by guest contributor Anna Toledano

Decades before Darwin set out on his voyage on the H.M.S. Beagle, Félix de Azara (1742–1821) observed many of the same species of animals and plants that the famed Englishman would see during his journey. Charged by the Spanish army with the task of drawing maps of the Spanish and Portuguese territories in the Río de la Plata region of what is now Paraguay and Brazil, Azara arrived in South America on March 12, 1781 and remained in the region for twenty years. The expedition proved long and monotonous, providing the curious, assiduous Azara with much time to observe the wildlife and peoples near the Río de la Plata.

During his time in South America, Azara amassed a significant collection of natural history objects. In 1788, he sent an extensive set of birds for study to the Royal Cabinet of Natural Sciences—what is now the National Museum of Natural Sciences in Madrid—by way of José Moñino y Redondo, the Conde de Floridablanca (1728–1808), who was chief minister in charge of Spain’s foreign policy. Azara had preserved the birds using aguardiente, a strong grain alcohol. In a letter dated September 13 of the same year to Eugenio Izquierdo de Rivera y Lazaún, the director of the Royal Cabinet, Azara indicated that he hoped to “gather all of the species of birds, describe them and send them” to Spain (Museo Nacional de Ciencias Naturales and Calatayud Arinero 1984, 198). The box later arrived at the Cabinet with 107 specimens inside.

The personnel in Madrid did not view the specimens with as much enthusiasm as Azara did. The arduous journey—as well as the alcoholic aguardiente—had been unkind to the “avecillas.” Vice director of the Cabinet, José Clavijo Fajardo, sent his thanks to Azara via the Conde de Floridablanca, but only for drafts of Azara’s Remarks on the Natural History of the Birds of Paraguay and Rio de la Plata and not for the ill-preserved birds. The naturalists at the museum saw them as worthless for taxidermy and study. Tragically, the Cabinet could not accommodate the unidentified, aboriginally-named birds in Azara’s collection (Figueroa 2011). Since neither Buffon nor Linnaeus had referenced any of the species that Azara identified, Clavijo considered them uninteresting and disposed of them (Calatayud Arinero 2009, 90-91).[1]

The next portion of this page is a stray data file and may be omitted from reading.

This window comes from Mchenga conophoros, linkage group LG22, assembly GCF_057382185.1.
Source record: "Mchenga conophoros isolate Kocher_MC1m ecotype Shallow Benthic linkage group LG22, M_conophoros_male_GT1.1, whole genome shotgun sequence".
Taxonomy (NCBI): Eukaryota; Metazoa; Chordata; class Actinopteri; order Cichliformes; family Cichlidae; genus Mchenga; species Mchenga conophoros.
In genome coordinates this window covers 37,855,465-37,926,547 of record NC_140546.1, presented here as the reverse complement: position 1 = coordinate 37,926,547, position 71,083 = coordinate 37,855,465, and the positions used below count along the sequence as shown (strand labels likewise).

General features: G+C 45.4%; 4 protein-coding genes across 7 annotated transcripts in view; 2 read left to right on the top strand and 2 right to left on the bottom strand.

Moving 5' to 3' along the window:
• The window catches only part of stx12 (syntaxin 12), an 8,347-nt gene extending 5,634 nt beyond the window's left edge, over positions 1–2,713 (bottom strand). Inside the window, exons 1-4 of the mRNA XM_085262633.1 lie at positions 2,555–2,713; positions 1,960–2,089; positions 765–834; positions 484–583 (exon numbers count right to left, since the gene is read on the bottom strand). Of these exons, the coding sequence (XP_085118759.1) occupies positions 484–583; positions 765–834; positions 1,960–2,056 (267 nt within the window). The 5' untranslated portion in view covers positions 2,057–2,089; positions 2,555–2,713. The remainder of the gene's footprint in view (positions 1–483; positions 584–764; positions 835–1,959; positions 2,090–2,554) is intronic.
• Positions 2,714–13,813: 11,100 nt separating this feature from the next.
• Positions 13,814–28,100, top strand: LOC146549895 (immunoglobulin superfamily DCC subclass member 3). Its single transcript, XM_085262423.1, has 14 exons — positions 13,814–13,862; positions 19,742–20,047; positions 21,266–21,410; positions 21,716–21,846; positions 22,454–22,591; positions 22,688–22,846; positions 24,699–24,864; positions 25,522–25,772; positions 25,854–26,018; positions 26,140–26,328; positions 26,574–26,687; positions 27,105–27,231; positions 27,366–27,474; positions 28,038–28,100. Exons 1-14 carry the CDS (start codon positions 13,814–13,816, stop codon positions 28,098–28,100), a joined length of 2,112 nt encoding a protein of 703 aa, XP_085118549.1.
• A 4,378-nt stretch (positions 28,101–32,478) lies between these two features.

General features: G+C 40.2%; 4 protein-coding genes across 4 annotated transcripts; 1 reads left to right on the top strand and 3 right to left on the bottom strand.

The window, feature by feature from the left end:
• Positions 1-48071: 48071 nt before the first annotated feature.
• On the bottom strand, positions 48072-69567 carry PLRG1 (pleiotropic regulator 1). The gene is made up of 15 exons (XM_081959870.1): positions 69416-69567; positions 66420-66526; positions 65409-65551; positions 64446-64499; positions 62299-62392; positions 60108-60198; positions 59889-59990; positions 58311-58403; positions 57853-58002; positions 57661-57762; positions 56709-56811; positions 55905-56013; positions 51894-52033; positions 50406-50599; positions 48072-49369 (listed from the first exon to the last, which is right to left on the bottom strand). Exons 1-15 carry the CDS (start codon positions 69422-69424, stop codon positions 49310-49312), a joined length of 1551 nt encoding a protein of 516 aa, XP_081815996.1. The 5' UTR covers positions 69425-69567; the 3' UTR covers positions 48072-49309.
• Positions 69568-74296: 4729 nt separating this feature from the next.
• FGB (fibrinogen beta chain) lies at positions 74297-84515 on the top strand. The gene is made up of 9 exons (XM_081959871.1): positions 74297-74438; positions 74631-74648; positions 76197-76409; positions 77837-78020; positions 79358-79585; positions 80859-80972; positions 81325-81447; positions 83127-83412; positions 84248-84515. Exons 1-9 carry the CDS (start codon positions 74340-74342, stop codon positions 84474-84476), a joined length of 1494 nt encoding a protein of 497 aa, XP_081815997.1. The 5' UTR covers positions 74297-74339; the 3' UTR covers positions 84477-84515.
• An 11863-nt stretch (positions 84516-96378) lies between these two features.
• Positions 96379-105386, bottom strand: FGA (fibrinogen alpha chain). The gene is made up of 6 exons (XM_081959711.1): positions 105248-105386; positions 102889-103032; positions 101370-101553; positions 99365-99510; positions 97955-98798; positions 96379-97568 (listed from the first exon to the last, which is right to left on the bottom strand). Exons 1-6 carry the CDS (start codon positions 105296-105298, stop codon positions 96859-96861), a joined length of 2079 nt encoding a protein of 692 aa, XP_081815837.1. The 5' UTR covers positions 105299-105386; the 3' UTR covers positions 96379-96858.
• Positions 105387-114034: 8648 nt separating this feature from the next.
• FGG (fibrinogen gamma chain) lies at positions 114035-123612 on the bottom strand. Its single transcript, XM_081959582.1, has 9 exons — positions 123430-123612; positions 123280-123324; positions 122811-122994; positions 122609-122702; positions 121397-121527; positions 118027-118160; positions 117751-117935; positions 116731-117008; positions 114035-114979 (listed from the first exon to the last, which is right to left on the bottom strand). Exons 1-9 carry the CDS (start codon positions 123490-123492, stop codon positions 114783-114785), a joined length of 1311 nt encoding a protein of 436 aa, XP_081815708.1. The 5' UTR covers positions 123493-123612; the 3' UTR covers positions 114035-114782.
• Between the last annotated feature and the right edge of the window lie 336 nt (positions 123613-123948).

While this anecdote serves as an example of the capriciousness of what survives the sands of time and what does not in terms of objects of natural history, it also illustrates the attitude at the Spanish institution—and among educated Spaniards themselves—toward Azara during his lifetime. The Cabinet rejected Azara’s specimens because it operated within a different knowledge paradigm that did not value the same objects and methods of science that Azara, separated by an ocean, had developed for himself. Azara was not Bernard Shaw’s itinerant British sailors in the South Pacific, for whom “the problem of observing and interpreting what they saw…was…a simpler matter…than for the exiles and missionaries who followed them” and began this new, foreign way of life. Azara was not enjoying merely “extended, if dangerous, holiday;” he had, in fact, a “deep emotional break…[from] a homeland never, perhaps, to be seen again” (Shaw 1950, 85).